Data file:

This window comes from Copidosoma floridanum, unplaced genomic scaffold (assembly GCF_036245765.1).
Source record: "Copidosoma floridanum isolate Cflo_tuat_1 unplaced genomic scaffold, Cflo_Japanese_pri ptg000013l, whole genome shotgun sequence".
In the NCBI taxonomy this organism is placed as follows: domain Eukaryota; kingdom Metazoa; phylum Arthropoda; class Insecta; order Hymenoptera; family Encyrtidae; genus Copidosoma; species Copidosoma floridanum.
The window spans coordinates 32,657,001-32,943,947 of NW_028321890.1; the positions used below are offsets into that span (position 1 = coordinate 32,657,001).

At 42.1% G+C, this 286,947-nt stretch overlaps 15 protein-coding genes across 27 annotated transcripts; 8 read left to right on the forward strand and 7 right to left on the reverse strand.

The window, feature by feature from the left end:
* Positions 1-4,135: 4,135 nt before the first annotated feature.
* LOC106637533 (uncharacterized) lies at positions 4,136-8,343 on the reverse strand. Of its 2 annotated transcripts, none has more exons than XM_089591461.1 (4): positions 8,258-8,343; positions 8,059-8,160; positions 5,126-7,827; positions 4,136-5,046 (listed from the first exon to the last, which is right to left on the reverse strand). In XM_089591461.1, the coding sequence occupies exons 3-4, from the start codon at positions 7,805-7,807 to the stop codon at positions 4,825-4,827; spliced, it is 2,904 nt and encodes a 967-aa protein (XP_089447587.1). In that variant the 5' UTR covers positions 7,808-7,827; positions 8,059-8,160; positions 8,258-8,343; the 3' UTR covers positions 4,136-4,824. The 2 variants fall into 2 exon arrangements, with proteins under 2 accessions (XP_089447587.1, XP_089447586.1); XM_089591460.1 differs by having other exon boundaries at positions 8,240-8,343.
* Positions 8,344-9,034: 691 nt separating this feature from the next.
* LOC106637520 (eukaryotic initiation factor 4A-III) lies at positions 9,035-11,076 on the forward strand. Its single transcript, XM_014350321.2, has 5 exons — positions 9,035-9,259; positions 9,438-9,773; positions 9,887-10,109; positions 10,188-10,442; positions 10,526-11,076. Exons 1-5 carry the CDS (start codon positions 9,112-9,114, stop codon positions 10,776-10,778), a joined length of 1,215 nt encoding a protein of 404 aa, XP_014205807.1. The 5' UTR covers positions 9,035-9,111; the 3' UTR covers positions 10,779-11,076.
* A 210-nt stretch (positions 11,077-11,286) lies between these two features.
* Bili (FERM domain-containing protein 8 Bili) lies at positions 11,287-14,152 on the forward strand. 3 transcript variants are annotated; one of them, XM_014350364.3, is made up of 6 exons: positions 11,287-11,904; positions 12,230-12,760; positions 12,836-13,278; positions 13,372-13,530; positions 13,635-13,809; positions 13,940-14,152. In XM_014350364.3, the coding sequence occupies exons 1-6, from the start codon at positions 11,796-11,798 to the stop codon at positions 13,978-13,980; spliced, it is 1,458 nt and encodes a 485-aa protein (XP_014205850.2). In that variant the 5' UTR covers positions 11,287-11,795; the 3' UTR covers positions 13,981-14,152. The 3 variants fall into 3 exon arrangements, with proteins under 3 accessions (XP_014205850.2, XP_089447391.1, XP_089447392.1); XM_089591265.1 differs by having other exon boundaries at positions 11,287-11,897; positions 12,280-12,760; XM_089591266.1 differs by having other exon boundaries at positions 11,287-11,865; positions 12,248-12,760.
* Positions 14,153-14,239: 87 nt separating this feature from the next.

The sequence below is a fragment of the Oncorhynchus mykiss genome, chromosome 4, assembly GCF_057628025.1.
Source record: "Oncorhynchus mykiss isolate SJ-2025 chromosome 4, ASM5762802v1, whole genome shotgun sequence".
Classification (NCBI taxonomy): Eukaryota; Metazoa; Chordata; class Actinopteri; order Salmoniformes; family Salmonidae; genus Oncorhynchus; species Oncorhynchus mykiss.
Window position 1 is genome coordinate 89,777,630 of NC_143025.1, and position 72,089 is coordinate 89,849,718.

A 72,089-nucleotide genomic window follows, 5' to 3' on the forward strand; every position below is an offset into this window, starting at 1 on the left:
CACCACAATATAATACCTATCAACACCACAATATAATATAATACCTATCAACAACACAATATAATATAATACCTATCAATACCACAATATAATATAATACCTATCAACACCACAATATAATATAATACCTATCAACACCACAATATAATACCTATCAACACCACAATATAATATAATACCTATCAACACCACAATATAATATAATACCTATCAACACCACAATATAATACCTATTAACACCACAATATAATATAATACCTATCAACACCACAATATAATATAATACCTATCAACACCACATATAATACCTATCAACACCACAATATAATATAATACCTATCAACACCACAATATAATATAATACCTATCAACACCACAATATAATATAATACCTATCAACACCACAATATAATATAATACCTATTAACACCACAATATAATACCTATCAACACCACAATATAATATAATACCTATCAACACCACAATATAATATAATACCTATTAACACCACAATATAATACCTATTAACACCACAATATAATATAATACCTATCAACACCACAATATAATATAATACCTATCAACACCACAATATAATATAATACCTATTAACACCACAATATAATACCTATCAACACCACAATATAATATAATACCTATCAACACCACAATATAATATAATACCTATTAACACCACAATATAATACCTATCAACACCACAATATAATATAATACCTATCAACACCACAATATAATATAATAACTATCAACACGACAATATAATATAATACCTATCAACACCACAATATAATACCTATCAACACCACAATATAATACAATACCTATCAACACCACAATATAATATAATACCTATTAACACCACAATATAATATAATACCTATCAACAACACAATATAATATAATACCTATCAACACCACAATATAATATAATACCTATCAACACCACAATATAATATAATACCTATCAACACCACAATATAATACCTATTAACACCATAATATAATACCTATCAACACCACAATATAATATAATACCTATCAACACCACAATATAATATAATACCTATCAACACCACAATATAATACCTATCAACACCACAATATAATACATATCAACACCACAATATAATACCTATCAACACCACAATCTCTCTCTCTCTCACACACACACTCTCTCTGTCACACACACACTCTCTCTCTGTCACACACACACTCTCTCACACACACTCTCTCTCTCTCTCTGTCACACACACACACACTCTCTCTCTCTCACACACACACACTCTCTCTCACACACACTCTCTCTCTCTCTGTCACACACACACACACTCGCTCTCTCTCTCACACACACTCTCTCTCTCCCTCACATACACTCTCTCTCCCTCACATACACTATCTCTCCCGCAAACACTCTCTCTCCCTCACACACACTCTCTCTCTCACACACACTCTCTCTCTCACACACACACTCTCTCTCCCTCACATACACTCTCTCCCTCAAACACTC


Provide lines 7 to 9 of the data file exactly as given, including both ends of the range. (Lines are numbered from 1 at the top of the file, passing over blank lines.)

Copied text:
* Positions 1-4,135: 4,135 nt before the first annotated feature.
* LOC106637533 (uncharacterized) lies at positions 4,136-8,343 on the reverse strand. Of its 2 annotated transcripts, none has more exons than XM_089591461.1 (4): positions 8,258-8,343; positions 8,059-8,160; positions 5,126-7,827; positions 4,136-5,046 (listed from the first exon to the last, which is right to left on the reverse strand). In XM_089591461.1, the coding sequence occupies exons 3-4, from the start codon at positions 7,805-7,807 to the stop codon at positions 4,825-4,827; spliced, it is 2,904 nt and encodes a 967-aa protein (XP_089447587.1). In that variant the 5' UTR covers positions 7,808-7,827; positions 8,059-8,160; positions 8,258-8,343; the 3' UTR covers positions 4,136-4,824. The 2 variants fall into 2 exon arrangements, with proteins under 2 accessions (XP_089447587.1, XP_089447586.1); XM_089591460.1 differs by having other exon boundaries at positions 8,240-8,343.
* Positions 8,344-9,034: 691 nt separating this feature from the next.